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Is Death The End?

For the audio-only life, click here.

For the full text of the sermon, read on!

Hello, friends, and welcome back. I’m the Rev. Sare Liz Anuszkiewicz and this is the Sunday Sermon. If you’re looking for the bits of the bible I’ve referenced in this sermon, you can find the link right here on the website where you found this audio file. For the nerds in the know, this is the fifth Sunday in Lent, and here’s the sermon I preached on Sunday, March 26, 2023. 

Good morning! It’s still Lent, and we haven’t gone through the pain and agony of Holy Week, of watching Jesus be betrayed, say goodbye, get tortured and killed by the Roman State. And it’s still not Easter, where we see Jesus’ resurrection, The Resurrection, and the ultimate symbol of God’s triumph over death. Easter: when we bring back the ‘Alleluias’ with bells and joy. Nope, not Easter, yet.

But still, we get a little taste of that triumph over death with the resurrection of Lazarus, one of Jesus’ closest friends.

Now, Lazarus was never one of Jesus’ students. He never, so we’re given to understand, dropped everything and followed Jesus like his disciples did. Lazarus was the brother of Mary and Martha, who we’ve heard about before, and yes, this is the Mary that may or may not have been the wife of Jesus, depending on which Biblical Scholar you listen to.

So, why then are we reading about a resurrection before The Resurrection? 

Well, I think it has to do with the way we look at and think about sin and death. Now, I do understand that mostly we don’t want to think about death, but it is useful to do. Doctors see death as failure. Some religious people see death as punishment demanded by God. And most people see death as the end.

And this is true when we talk about the death that comes at the end of life as we know it, as well as all those little deaths we’ve had to experience in our lives, and still have before us: the death of a career, the death of hope, the death of that time in your life because now you’ve changed and you’re different and you moved away, got the divorce, left the job, your children moved out, you associate with different people. Every major change in our lives involves a little death.

But every major change in our lives also involves resurrection, which can only be seen clearly after death. It’s that moment when you stand up again, when you find new life, quite different from what you had before, but good, holy, and maybe even better, like a butterfly emerging from a cocoon.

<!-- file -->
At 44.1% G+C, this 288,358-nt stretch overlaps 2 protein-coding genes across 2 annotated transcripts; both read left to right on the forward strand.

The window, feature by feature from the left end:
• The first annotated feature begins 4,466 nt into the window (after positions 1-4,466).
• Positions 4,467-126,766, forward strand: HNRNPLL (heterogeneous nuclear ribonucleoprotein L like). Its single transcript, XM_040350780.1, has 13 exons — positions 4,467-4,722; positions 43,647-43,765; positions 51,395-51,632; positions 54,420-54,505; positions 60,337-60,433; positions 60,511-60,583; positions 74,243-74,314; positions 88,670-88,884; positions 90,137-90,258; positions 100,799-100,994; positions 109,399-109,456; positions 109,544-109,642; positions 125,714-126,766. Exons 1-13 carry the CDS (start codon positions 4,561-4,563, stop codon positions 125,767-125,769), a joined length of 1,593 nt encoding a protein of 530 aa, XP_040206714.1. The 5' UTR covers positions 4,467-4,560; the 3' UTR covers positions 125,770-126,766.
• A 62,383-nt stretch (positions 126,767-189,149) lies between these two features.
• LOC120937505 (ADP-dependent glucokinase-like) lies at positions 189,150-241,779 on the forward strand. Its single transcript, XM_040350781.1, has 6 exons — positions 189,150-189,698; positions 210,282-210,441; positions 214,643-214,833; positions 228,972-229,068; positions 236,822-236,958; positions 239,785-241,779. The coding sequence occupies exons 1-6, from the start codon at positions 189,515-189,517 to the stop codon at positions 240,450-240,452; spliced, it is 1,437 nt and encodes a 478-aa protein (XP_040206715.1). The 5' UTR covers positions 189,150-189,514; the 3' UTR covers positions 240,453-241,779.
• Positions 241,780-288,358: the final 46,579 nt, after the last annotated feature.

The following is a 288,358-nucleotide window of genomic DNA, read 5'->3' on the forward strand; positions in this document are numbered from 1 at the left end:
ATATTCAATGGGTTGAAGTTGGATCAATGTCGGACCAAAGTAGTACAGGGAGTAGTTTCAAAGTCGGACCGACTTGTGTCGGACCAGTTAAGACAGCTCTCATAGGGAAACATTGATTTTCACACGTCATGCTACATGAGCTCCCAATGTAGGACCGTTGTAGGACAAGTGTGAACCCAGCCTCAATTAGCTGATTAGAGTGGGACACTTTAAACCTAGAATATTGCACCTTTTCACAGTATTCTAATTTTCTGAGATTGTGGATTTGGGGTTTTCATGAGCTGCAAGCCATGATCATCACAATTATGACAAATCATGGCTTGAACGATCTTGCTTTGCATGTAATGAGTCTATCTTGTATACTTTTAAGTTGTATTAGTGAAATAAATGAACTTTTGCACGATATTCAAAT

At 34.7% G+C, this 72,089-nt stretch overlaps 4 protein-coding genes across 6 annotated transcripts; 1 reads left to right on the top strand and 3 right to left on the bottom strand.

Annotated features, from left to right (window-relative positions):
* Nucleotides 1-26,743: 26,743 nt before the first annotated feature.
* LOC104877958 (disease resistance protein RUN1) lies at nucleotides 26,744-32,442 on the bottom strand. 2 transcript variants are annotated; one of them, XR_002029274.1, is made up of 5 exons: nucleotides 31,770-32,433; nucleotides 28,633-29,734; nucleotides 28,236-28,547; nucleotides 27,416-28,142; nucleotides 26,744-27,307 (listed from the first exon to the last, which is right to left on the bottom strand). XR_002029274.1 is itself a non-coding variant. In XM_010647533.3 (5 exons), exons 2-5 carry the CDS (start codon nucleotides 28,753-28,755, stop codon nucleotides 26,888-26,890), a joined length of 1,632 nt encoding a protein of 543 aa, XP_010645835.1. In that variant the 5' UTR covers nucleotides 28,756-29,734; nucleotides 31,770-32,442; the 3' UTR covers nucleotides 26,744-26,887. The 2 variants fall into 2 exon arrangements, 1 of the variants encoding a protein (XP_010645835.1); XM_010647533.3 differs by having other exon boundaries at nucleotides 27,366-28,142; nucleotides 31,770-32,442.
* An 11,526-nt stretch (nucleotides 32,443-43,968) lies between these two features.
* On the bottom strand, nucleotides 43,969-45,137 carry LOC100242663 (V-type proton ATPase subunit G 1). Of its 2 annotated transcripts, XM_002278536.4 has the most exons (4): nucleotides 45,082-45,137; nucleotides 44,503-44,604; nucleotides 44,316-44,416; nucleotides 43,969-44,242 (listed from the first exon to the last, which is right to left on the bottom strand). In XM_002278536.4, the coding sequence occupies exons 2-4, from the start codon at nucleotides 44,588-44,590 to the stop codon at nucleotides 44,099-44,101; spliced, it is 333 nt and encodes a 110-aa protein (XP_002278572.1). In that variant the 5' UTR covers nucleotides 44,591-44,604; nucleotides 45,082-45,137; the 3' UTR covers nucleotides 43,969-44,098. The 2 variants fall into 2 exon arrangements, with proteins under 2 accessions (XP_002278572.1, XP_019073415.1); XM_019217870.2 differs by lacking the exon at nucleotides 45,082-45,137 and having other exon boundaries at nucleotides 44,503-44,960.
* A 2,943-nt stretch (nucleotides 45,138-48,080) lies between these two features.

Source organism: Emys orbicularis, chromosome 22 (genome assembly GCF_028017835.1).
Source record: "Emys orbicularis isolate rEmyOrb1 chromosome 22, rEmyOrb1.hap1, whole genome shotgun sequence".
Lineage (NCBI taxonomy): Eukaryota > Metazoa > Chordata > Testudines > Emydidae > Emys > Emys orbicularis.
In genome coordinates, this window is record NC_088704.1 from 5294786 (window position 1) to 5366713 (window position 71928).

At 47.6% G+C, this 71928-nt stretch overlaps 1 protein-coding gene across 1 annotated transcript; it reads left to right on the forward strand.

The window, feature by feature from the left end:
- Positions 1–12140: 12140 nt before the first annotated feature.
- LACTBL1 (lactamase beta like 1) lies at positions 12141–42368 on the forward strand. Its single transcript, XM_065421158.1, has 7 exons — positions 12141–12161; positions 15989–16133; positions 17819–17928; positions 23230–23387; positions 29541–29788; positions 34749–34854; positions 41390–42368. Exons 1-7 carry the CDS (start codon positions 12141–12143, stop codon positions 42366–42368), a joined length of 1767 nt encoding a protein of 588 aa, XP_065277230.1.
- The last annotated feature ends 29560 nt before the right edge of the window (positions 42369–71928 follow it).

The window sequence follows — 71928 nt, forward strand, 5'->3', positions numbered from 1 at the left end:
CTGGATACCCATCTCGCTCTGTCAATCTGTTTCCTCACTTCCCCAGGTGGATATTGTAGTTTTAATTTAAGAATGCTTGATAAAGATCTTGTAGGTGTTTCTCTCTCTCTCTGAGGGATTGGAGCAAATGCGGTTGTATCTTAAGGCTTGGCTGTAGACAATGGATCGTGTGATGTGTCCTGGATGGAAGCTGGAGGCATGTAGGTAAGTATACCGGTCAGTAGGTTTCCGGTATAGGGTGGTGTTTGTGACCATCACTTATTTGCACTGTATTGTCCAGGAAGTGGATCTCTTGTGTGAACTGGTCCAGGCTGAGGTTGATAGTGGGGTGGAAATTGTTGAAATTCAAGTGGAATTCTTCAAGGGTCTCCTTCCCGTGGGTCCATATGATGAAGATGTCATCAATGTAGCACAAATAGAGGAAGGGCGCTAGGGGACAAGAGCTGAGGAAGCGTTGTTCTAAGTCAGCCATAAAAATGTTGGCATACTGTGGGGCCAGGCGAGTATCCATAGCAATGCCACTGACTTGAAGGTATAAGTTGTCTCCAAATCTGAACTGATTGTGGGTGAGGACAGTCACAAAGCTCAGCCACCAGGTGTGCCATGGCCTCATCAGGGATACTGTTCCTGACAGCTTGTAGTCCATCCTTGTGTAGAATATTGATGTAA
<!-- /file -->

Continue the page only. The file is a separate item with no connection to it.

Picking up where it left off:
Jesus died, as we’re going to hear about in incredible detail, starting next Sunday, and then all through the week until the Sunday after that, and he died for our sins. But what does that mean? Does that mean he was sacrificed, like the lamb we call him? Human sacrifice, the last God required? (Just like he’s pictured in the book of Revelation?) It’s a popular image, despite its grotesque and horrible nature, but no. No, I don’t think that’s what it means, no matter how popular it is. Jesus died for our sins. He did it so we could see, so the story could be passed down from generation to generation, that sin isn’t what we think it is, and death isn’t what we think it is.

So let’s talk about sin for a minute. Because the culture he was from really thought that every sin was tangible – like cat hair – and it stayed with you until a sacrifice made it go away. Every sin was tangible and if you had even one clinging to you, God wouldn’t love you any more, God would punish you. Every sin was tangible, and sins you didn’t atone for were the reason for all the evil, all the calamity, all the pain and sickness everyone experienced, everywhere.

And Jesus, well, we’ve heard in reading after reading this Lent how Jesus preached against that frame of mind, that cultural view. For Jesus, a sin was just a mistake, and half the broken rules the people around him thought were sins… really should have been suggestions and not rules to begin with.

So Jesus died for our sins. To teach us that sins are just mistakes, not the unremovable cat hair or dog hair that God will punish us for, and that if we’ve lived a troubled life with sorrow and turmoil, that that doesn’t mean that God is punishing us for all the dog hair-like sin we never shed.

But why did he have to die?

Well, death is the ultimate. It was the ultimate punishment they thought God could call down on you (not every ancient Jewish person believed in hell – only about half of them did, but that’s another sermon for another time), and a shameful death was certainly (or so they thought) a sign that God didn’t love you anymore. And Jesus knew different. He knew that death wasn’t actually the end. He knew that God has never and will never and could never demand anyone’s death, and thinking that God had and did and would was a gross misunderstanding. A popular misunderstanding, but still a terrible one.

And you know, a lot of people died while Jesus was teaching, and he only offered resurrection to two of them – a twelve year old girl he didn’t know, and one of his personal friends. Because his point wasn’t really to give people extended lifetimes. His point was to teach us what was true, and what was real.

Tune in next week for the next installment.


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